Soon you won’t have to schlep all the way to Aldi, pay $0.25 to rent a cart, and then bag your own groceries. You can just wait at home and let Instacart do all that work instead.
Aldi announced today that starting later this month customers in Atlanta, Dallas, and Los Angeles will soon be able to order groceries from the retailer and have them delivered to their home in as little as one hour.
The pilot, which could expand to additional cities in the future, is Aldi’s way of expanding its “commitment to customer convenience,” the company says.
Because Aldi doesn’t currently support online shopping, the partnership with Instacart is the retailer’s first foray into e-commerce and delivery. The service won’t be made available through the Aldi site, but through the Instacart website or app.
“We know customers are looking for new ways to save time and money. Instacart provides easy access to our low prices at the click of a button,” Jason Hart, CEO of Aldi, said in a statement.
Hitting The Streets
It’s not surprising Aldi’s testing grocery deliveries; analysts have warned that the $13.7 billion Amazon-Whole Foods merger would force supermarkets to take delivery service more seriously.
Analysts told the Wall Street Journal in June that Amazon could eventually double Whole Foods’ 466 stores as distribution centers and cut prices to make goods more attractive to online shoppers. With that in mind, many grocery delivery services and their retailers have worked to expand their own reach.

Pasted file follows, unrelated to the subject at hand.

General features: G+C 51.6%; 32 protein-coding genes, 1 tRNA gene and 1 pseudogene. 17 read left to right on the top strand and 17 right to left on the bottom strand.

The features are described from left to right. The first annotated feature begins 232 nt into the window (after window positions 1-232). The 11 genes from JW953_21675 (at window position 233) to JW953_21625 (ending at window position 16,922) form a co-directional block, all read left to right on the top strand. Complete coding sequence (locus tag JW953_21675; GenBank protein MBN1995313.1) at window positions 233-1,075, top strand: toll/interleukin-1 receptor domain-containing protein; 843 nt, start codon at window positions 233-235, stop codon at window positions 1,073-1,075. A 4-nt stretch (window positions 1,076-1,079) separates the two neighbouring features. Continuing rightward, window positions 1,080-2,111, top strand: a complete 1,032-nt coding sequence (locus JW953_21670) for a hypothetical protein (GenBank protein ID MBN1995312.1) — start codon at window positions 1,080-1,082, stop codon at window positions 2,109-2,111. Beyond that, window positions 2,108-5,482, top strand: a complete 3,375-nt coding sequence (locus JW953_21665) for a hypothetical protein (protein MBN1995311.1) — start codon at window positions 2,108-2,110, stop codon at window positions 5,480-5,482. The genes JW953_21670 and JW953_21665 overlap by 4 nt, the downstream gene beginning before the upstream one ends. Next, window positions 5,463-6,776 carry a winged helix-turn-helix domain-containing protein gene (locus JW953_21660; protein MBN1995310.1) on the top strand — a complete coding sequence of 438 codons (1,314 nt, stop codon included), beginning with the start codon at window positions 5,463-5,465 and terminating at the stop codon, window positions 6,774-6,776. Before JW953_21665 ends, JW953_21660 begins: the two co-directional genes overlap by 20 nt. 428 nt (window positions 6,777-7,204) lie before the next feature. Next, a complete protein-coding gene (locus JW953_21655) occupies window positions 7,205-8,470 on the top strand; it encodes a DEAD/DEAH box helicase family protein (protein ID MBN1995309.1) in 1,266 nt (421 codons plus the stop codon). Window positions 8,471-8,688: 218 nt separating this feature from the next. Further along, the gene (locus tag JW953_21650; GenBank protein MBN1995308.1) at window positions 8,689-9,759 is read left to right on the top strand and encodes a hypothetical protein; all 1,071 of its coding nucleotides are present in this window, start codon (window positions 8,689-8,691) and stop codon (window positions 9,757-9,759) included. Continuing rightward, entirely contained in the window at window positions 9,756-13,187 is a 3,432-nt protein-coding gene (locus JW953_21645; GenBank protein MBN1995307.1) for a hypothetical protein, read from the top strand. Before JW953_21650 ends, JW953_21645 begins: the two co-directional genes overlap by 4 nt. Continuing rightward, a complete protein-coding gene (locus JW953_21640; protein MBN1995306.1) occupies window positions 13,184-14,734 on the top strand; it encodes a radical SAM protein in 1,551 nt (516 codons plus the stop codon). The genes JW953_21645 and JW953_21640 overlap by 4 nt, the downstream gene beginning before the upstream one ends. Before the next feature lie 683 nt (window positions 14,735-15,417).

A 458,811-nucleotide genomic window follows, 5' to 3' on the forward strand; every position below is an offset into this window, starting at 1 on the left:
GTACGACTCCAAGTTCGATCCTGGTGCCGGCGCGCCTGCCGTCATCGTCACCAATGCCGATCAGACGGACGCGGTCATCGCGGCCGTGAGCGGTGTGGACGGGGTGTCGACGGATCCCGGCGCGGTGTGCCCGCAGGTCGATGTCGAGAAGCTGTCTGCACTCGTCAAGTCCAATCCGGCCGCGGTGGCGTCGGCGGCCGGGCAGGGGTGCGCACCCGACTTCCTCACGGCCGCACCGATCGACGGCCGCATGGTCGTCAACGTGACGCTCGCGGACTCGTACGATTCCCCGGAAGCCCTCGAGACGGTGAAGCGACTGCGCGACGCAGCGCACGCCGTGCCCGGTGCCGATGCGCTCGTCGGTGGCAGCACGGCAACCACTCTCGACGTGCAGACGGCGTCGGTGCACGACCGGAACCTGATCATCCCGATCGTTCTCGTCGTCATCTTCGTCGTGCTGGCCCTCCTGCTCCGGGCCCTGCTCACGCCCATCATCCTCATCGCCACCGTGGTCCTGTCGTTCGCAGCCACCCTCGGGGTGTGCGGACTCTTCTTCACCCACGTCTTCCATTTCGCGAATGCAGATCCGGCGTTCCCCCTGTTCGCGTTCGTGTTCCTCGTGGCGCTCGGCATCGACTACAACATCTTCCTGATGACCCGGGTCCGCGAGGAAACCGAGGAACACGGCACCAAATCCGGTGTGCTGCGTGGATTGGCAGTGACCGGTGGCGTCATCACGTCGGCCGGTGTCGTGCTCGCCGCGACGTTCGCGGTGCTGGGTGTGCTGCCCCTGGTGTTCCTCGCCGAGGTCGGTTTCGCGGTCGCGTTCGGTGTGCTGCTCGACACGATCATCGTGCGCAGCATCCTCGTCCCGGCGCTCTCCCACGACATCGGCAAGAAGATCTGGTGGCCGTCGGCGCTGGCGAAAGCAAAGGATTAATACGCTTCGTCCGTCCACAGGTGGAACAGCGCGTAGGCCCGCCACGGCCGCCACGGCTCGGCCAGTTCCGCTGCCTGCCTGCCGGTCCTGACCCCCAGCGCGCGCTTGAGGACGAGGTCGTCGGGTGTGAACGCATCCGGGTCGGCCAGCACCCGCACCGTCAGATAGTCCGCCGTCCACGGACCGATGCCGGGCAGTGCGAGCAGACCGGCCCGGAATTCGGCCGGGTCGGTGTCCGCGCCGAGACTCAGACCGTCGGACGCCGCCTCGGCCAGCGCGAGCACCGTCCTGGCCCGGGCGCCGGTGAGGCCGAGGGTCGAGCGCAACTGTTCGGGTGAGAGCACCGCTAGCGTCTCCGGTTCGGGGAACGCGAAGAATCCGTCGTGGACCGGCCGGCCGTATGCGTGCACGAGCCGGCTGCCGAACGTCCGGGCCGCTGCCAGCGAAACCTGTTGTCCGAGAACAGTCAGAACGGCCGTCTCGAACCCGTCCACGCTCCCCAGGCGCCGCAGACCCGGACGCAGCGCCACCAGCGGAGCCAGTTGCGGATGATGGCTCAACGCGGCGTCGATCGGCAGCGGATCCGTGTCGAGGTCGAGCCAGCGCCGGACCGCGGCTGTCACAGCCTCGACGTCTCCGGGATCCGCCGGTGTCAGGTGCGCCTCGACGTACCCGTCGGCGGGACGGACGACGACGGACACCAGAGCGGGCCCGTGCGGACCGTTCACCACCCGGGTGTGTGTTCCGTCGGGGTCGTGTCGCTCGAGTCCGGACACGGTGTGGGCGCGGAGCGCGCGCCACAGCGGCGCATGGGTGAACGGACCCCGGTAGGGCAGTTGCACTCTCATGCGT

For instance, Schnucks Markets delved into delivery by teaming up with Instacart, which now carts groceries to customers’ homes in about 100 cities.
Likewise, Shipt plans to double its service, which includes delivering orders from Costco and Meijer among others, over the next year.
Keeping Up With The Other Chains
The addition of a delivery option at Aldi is just the latest step the chain has taken in the ongoing supermarket battles. Back in May, the company said it planned to beat Walmart’s prices on groceries by expanding its private-label goods and in-house brands.
Aldi also announced in February that it would spend $1.6 billion to upgrade stores to be more Whole Foods-esque.
The new look came just months after it was reported that the always sought after millennial demographic was flocking to Aldi over Whole Foods’ new, hipper version of its stores, 365.
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